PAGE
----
Pecenka, Joseph O.||Dirksen, A. J. (Professor of management)
M.S. (Master of Science)
Department of Management
Industries--Size; Industries--United States
The purpose of this investigation was to determine if the study done by Collins and Preston concerning "The Size Structure of the Largest Industrial Firms, 1909-1958," (The American Economic Review, LI [December, 1961], 986-1011.) still maintained validity in the current business situation. This determination used the Fortune magazine annual ranking of the 500 largest industrial corporations in the United States as the prime source of information. This investigation was conducted to determine if during the period 1956-1969 there had been an increasing tendency among the 100 largest industrial corporations to become entrenched in the upper levels of the industrial pyramid by virtue of their size, and whether these firms grew in size and tended to accumulate assets as a function of their size. This was done first by determining that there had been a decline in the frequency of change in size positions and identities of the larger firms. A figure of the cumulative distribution of assets at quartile points was used as a comparison of the percent of firms and percent of total assets to determine their stability over the period. Concentration ratios also reflected stability by comparison of the percent per year of total assets of the 100 largest industrial corporations to total assets of the top firms at three selected levels. Entry-exit data reflected changes in the identity of firms throughout the period and indicated that no significant trends developed. Second, the decline in the frequency of change in relative size positions of the 100 largest industrial corporations was determined. This was done by use of correlation coefficients for asset logarithms and rank which showed an increased stability throughout the period. Also a comparison of the correlation coefficients compared to the Collins and Preston study was determined, reflecting a higher degree of stability existing in most instances. Growth rates of entering and surviving firms were then determined, showing a stable dispersion throughout the period with a consistent coefficient of variation. Linked very closely with this was the makeup of entrants and exits which indicated that natural reasons were the main cause of entrants, followed closely by acquisitions and then mergers. The causes of exits were studied and considered to occur due to managements' decisions on such items as inventories or market demand. The impact of amalgamations and dismemberments again demonstrated increased stability throughout the period of study. It was concluded that the 100 largest industrial corporations became entrenched in the upper levels of the industrial pyramid by virtue of size and that these firms grew in size and tended to accumulate assets as a function of their size.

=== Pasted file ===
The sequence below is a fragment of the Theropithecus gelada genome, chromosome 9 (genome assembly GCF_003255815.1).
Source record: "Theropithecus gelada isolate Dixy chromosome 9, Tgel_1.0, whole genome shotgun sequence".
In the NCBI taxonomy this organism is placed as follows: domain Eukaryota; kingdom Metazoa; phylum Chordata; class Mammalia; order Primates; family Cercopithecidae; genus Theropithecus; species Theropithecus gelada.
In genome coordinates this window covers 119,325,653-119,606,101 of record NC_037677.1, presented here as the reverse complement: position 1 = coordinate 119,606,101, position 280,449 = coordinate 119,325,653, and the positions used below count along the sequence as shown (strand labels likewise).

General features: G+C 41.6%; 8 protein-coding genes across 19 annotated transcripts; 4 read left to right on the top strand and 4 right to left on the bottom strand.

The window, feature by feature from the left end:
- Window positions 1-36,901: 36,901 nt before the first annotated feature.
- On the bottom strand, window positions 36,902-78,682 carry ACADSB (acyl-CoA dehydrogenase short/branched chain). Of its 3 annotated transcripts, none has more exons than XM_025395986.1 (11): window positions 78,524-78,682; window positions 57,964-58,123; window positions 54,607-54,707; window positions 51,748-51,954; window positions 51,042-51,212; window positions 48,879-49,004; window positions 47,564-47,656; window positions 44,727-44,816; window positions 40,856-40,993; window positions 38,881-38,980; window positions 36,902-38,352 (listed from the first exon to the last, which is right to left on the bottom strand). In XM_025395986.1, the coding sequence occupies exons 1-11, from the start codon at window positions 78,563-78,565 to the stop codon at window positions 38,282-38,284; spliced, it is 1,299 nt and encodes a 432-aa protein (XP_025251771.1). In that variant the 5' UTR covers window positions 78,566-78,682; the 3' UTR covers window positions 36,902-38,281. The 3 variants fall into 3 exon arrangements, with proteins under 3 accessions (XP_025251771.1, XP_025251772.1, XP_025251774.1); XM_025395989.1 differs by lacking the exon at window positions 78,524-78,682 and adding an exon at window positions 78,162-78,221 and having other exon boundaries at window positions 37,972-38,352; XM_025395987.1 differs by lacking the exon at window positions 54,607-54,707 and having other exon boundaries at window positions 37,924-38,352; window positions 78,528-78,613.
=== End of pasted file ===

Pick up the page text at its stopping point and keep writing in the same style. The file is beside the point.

Hartman, Michael William, "Size structure of the 100 largest industrial firms, 1956-1969" (1971). Graduate Research Theses & Dissertations. 4931.
viii, 62 pages
Northern Illinois University
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